Body language

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The way we present ourselves to others, through the way we hold and move our bodies, is known as body language and, together with the tone of our voices, gives many signals about who were are and how we expect to be treated. These non-verbal messages are subconsciously picked up and interpreted by the person we are talking to, who then uses them as a base for his or her attitude and behaviour towards us. If we are positive, then our body language gives this off in hundreds of subtle signals that others subconsciously pick up and react to.

Some studies have suggested that non-verbal communication i.e. body language accounts for 55 per cent of our communication, with tone of voice making up 38 per cent, and words a mere seven per cent. Children (and adults) read these non-verbal signs and act accordingly, and your expectations are met in what is known as a self fulfilling prophecy. This is why if we are feeling positive about a particular outcome in a given situation the outcome is likely to be positive: we give off many subtle, non-verbal signals that we are expecting to achieve what we want. The reverse is also true, and it applies to adults and children.

Body language and dealing with challenging behaviour

Body language has been found to be important when it comes to dealing with children’s challenging behaviour. Take a few minutes to analyse the way you present yourself to your child. This will in effect be the way he or she perceives you. When dealing with challenging behaviour, would you take yourself seriously and do as you asked if the roles were reversed and you were the child? Are you giving off the right signals? Confident, authoritative (but not threatening), and that you expect to be taken notice of and adhered to. If the answer is no, or unlikely, then you need to consciously change the way you present yourself, so that you send message you want.  Draw back your shoulders so that you are holding yourself upright, make eye contact, take a deep breath and then in a calm, even and firm voice tell the child what it is you want them to do or stop doing.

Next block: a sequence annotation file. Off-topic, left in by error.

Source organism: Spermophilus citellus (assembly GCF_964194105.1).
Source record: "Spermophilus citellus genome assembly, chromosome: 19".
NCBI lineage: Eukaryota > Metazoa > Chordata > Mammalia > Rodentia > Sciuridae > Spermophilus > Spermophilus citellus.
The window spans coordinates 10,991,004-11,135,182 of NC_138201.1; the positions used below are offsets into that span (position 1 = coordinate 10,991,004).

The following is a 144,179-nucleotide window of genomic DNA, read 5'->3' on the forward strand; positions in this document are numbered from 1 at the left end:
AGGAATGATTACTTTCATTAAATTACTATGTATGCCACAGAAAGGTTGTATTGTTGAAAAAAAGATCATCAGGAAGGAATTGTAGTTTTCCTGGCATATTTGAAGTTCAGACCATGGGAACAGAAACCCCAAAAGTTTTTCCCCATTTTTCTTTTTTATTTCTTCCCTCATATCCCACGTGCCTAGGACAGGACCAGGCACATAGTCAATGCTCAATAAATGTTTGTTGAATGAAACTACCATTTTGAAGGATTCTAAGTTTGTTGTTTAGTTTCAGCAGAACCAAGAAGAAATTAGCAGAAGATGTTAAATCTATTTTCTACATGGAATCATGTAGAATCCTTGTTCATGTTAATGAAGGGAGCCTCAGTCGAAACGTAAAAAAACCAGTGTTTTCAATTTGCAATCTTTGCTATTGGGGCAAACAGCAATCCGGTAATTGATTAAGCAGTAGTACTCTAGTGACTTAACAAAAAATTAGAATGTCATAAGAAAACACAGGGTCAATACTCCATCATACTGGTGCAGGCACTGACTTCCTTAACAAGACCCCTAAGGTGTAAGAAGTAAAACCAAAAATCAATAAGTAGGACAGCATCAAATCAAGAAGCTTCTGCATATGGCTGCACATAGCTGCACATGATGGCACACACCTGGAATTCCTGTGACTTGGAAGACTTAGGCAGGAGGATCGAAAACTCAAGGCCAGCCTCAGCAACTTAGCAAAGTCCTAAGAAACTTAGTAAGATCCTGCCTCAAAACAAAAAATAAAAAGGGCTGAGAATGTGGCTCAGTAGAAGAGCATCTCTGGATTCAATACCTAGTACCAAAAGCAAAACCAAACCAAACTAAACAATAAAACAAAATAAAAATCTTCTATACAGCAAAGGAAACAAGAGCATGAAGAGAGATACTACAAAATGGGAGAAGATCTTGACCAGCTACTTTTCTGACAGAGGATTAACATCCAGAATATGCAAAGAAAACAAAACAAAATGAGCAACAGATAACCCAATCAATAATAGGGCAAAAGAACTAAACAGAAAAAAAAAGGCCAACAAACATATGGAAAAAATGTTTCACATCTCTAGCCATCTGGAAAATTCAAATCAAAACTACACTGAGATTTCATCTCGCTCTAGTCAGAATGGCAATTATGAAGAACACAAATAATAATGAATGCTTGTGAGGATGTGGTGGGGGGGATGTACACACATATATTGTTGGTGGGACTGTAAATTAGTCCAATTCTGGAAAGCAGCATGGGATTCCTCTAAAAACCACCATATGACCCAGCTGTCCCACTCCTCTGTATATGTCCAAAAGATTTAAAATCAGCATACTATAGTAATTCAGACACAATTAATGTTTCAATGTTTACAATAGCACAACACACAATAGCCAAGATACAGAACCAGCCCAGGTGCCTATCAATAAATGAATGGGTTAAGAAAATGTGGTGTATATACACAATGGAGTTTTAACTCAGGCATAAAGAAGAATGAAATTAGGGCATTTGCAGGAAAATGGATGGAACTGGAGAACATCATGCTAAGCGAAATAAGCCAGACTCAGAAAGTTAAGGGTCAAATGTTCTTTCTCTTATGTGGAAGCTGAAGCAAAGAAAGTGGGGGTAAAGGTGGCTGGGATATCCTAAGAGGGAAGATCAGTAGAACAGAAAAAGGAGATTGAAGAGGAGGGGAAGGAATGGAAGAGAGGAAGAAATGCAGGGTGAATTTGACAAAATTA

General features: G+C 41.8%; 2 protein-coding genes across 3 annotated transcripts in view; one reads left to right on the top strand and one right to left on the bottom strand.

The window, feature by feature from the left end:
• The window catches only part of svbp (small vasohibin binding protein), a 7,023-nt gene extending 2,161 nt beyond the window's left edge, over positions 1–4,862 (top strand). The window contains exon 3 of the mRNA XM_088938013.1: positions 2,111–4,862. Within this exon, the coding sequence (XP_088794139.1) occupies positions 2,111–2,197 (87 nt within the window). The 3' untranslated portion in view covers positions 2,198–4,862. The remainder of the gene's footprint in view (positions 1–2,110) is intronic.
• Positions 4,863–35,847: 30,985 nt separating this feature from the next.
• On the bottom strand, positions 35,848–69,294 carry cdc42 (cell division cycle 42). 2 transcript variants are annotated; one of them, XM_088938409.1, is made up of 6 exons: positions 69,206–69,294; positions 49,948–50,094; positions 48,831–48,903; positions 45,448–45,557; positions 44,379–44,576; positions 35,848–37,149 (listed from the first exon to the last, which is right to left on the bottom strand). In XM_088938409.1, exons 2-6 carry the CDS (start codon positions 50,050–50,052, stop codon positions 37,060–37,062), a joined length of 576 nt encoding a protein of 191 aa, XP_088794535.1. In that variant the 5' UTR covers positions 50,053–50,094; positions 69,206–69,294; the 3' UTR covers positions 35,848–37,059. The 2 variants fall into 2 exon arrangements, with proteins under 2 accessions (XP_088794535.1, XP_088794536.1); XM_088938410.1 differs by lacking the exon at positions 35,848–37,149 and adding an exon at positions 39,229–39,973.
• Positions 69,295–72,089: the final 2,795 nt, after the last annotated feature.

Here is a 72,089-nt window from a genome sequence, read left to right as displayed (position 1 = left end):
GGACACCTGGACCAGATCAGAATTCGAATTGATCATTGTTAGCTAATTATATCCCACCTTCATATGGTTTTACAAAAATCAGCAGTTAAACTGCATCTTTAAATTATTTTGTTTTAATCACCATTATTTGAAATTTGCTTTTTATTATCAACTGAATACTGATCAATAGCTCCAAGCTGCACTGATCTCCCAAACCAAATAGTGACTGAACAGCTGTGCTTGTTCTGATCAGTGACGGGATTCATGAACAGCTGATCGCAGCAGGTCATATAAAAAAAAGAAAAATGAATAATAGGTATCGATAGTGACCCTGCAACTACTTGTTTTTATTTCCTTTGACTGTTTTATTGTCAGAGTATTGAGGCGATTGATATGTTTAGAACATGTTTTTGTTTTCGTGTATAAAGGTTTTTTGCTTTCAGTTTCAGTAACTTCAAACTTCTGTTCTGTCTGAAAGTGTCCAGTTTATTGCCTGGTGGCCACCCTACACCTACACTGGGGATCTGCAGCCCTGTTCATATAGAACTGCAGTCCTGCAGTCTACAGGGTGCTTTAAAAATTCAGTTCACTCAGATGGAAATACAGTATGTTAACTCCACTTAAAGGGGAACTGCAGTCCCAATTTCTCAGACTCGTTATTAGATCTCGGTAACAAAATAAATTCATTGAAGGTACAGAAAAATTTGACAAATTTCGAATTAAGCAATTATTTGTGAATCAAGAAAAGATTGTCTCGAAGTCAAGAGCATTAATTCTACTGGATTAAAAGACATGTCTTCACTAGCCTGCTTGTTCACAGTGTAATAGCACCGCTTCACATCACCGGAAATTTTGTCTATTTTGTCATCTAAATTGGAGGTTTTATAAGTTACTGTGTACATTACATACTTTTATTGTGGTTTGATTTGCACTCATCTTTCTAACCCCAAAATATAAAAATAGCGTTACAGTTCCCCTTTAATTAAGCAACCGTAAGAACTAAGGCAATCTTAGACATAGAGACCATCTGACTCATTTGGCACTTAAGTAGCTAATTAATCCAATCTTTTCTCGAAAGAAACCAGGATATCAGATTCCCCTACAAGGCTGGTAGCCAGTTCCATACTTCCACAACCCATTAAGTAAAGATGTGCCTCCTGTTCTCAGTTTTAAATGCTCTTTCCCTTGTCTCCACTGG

Your body language needs to give the clear message that you expect what you say to be taken seriously and acted on, and failure to do so (in a reasonable time) will result in a sanction. If the child doesn’t respond, then maintain your stance and repeat your request, then reaffirm with the sanction if necessary. (Further details on this technique can be found in my book Happy Kids). After a while of consciously doing this it will become second nature, so that whenever you are faced with confrontational behaviour you will automatically become your authoritative self. Look upon it a bit like acting on stage – you are playing the part of the ‘stern’ parent; teachers do it all the time to maintain control of a class. When you are playing with your child, and for most other times, you will obviously be your usual warm and loving self, but for disciplining you need to be a figure of authority to whom the child responds.

Cathy Glass